Born in 1837 to a Quaker family in Providence, Rhode Island, E.C. Chase – whose family created the Chase Financial Institution and Cornell University -bought the farm on Antioch Road after the war where he first built a house of walnut timbers. Later in 1869, he added the brick part, which is standing now.

This property was originally sold as part of a 60-acre plot. Then in the 1960s, it was platted into the present development, which includes numerous single-family homes.

The house, which has some Victorian features, originally was constructed as a farm house but has been altered many times. The two-story brick portion was added to an existing one-room house in 1869. This one-room portion no longer exists. Another exterior change is the addition of the dormers; not all changes to the house have been documented.

The current owners, the Westerns, have done numerous internal renovations.

Gleason House


9205 W. 75th St.
Overland Park, KS 66204


Recognized as a city landmark in 2008, the Bryan Gleason House was reportedly built in 1926 on property owned by a Shawnee Indian named Red Carpenter in 1858.

The Gleason home is a front gabled bungalow, constructed primarily of stone, which is unique for this type of structure.

The north elevation is primarily EIFS (exterior insulation finish system), which is not original to the home. It appears the back porch also has been reconstructed and most of the windows on the rear elevation have been replaced; most of the other windows appear to be original to the home.

Morse Church


15431 Quivira Road
Overland Park, KS 66221


Prior to construction in 1884, church members formed as the Methodist Episcopal Church of Morse in 1883 and met in the Burr Oak School at 151st Street and Switzer Road. They engaged architects Divelbiss and Stratton of Olathe to design the building and George McCaughey of Morse built the church at a cost of $1,927.13, which included the interior furniture and fixtures.

The church is a wood frame structure with no significant architectural elements or embellishments on the structure, except for a steeple that stands approximately five feet above the roof.

The building served as a Methodist church from 1884 to 1985, when the church and land was given to the Blue Valley Historical Society, which in turn deeded the property to the Overland Park Historical Society in 1998.

Overland Theater


7204 W. 80th St.
Overland Park, KS 66204


The Historic Overland Theater, built in 1946, opened Christmas Day, featuring “The Hurricane” with Dorothy Lamour and “In Old California” with John Wayne. At that time, the sidewalks along 80th Street were made of wood, and the price of tickets was 20 cents for children and 50 cents for adults.

The building is an excellent example of Art Deco design, featuring glass block, porthole windows, geometric tile, curved walls, tubular steel decoration, pink neon and mirrored columns. The architect was Robert Boller, a nationally-known movie palace designer.

At one time, the theater’s name was changed to the KIMO South. In 1977, it became home to Theatre for Young America.

In 1988, the city purchased the building to ensure its history was preserved. It then opened under private ownership as The Rio Theatre in 2000. Some renovations have been made with an effort to keep the original appearance. The original peach tile and entry structure remain.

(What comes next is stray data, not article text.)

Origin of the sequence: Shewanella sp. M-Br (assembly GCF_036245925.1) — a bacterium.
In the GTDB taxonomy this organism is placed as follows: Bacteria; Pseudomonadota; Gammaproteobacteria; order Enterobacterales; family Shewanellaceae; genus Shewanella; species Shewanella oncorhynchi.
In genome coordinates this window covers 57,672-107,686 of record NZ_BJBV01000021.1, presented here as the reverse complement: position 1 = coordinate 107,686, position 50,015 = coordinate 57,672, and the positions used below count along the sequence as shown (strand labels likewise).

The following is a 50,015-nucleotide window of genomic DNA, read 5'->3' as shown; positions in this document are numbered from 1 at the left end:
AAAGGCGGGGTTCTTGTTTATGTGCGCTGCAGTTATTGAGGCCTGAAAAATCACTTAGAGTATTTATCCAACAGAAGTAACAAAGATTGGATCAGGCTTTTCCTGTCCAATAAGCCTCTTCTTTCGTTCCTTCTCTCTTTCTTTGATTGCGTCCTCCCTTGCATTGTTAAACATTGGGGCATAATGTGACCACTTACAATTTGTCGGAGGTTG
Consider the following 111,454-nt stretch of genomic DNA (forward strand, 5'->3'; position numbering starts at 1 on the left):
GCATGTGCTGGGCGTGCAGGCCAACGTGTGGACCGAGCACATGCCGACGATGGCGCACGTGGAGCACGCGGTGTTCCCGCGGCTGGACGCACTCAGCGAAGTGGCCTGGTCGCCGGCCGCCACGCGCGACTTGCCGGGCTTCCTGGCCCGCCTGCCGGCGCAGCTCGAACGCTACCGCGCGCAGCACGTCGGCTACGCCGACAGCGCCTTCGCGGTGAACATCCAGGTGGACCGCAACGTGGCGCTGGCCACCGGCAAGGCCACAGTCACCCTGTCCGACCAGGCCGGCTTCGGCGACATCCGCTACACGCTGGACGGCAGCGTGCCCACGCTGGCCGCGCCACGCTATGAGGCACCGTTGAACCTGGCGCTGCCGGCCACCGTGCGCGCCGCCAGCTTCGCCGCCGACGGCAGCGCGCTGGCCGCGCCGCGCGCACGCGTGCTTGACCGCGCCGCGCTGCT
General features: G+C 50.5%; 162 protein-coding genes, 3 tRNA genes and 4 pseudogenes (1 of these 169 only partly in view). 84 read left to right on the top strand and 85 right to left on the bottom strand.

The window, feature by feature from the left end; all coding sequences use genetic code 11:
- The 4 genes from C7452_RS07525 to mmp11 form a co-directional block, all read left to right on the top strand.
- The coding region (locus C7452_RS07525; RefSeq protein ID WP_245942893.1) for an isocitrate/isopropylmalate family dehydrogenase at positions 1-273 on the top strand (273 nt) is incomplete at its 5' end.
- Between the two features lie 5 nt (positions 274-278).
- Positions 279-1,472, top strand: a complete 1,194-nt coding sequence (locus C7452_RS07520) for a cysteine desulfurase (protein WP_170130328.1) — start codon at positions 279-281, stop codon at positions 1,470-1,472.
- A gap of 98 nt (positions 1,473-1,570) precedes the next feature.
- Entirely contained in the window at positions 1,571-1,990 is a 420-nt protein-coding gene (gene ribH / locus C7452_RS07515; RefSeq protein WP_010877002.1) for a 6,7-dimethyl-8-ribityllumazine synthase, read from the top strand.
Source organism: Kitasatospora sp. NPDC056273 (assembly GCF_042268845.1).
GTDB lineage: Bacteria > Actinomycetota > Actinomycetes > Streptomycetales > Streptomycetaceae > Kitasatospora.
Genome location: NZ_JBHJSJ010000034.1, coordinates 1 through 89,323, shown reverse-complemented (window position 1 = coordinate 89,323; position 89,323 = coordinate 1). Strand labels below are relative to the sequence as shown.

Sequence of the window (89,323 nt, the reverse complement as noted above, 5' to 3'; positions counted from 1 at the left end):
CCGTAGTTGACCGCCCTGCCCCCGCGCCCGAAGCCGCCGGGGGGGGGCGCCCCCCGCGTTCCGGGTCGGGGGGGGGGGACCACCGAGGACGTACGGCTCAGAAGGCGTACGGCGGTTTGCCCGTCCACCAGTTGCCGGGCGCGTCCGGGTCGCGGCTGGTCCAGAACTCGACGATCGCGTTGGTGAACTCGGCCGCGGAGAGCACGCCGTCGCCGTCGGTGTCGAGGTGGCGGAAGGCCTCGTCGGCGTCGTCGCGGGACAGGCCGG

Strang Car Barn


7400 W. 79th St.
Overland Park, KS 66204


The Strang Railroad Line was central to the development of Overland Park. William B. Strang, Jr., founder of Overland Park, established a land development company in 1905 with the purchase of 600 acres of what is now Downtown Overland Park.

He built a 17-mile railroad beginning in 1906, which followed the Santa Fe Trail from Westport in Kansas City, Missouri, to just east of Olathe. Strang was a pioneer in community development. Land values along his new railroad line increased tenfold over the next 40 years as people moved into residences and small farms in the area.

The Car Barn, constructed in 1908, was built as a power plant, which was necessary when the company converted to electric power and housed two generators. The Strang Railroad brought thousands of people to see the nearby Aviation Park and airfield, and was instrumental in bringing about the original settlement of Overland Park.

Today, the original limestone building houses Traditions Furniture.

Strang Carriage House


8045 Santa Fe Drive
Overland Park, KS 66204


The Carriage House was constructed in the early 1900s by Overland Park founder, William B. Strang, Jr., to house his carriages, automobiles and serve as a residence for his driver.

The Carriage House was owned by Strang until his death in 1921. His wife and her family owned it until the 1930s, when Tom Riley, Strang’s partner, used it until the Strang Line Railroad discontinued service in 1940.

The building stood vacant for several decades until the city obtained the property in the 1970s. It was rehabilitated in the 1990s to serve as the office for the Overland Park Historical Society.

The City of Overland park began renovations at the Carriage House in 2020, which included refurbishing the building’s tile roof and limestone walls; the addition of cedar beams reminiscent of carriage houses of the era; updating the interior with walnut bar tops sourced from nearby Sapling Gove Park, a cedar wall backdrop and industrial finishings.